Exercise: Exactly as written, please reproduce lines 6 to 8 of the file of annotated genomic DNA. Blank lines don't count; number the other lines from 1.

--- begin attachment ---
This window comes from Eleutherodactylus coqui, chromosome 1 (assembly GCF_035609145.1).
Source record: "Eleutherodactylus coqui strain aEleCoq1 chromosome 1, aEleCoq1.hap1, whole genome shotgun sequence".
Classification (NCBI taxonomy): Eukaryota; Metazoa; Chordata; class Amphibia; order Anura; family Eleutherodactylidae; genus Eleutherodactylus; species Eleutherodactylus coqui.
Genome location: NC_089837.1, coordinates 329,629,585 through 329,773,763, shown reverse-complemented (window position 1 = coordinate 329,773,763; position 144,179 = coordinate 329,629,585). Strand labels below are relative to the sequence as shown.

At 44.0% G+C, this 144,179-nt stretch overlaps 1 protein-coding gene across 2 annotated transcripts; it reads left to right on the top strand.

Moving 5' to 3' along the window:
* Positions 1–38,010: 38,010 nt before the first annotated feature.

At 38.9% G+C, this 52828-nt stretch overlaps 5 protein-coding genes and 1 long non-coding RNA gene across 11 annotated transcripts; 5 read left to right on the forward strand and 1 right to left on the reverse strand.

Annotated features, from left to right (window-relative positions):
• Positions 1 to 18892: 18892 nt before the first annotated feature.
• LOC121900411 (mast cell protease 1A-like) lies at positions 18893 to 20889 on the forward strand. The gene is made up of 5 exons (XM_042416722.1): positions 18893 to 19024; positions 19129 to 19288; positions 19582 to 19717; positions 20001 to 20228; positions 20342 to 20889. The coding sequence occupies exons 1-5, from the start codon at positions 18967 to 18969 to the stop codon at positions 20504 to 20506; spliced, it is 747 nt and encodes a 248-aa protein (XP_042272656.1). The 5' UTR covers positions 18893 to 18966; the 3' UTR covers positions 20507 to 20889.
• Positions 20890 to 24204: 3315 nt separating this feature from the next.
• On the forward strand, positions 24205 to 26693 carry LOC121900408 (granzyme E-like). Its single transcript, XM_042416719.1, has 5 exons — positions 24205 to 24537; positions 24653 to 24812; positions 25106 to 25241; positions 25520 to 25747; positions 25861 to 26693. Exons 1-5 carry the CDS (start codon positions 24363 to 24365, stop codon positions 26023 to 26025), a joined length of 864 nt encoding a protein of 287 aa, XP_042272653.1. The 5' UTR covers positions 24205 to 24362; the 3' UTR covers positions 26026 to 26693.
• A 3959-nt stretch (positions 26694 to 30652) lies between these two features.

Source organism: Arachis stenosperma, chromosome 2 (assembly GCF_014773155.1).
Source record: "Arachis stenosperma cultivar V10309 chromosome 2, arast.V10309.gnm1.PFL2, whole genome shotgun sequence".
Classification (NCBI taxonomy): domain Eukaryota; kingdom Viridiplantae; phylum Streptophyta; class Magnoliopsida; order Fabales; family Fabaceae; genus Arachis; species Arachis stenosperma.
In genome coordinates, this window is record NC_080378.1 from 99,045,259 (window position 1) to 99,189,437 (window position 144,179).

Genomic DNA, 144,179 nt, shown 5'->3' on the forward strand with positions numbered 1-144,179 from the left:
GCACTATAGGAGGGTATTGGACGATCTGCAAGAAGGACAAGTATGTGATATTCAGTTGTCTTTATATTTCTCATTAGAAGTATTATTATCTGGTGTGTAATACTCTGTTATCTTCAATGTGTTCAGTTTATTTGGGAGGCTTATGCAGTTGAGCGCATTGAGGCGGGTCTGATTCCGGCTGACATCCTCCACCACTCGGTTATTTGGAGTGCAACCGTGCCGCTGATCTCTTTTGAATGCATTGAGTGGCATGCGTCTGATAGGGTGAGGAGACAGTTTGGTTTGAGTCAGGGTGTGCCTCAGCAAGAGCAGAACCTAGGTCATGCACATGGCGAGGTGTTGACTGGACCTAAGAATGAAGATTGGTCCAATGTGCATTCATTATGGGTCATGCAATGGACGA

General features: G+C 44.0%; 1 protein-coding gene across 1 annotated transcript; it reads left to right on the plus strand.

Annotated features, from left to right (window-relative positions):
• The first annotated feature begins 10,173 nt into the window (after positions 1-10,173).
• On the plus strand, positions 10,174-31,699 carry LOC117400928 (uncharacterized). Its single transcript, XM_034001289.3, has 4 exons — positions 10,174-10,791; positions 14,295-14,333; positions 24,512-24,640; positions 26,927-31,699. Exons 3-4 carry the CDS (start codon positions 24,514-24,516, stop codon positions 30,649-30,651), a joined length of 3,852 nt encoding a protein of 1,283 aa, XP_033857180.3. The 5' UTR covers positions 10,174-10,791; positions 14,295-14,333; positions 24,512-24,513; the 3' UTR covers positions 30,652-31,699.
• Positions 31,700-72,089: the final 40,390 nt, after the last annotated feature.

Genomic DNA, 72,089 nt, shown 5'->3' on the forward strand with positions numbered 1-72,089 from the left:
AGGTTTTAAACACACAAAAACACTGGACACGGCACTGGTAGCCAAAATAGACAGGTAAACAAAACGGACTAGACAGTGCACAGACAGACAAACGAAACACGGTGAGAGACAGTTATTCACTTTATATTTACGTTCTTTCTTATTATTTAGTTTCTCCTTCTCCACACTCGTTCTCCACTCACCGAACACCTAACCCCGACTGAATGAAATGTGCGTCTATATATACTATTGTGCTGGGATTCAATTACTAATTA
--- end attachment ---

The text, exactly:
Moving 5' to 3' along the window:
* Positions 1–38,010: 38,010 nt before the first annotated feature.

At 38.9% G+C, this 52828-nt stretch overlaps 5 protein-coding genes and 1 long non-coding RNA gene across 11 annotated transcripts; 5 read left to right on the forward strand and 1 right to left on the reverse strand.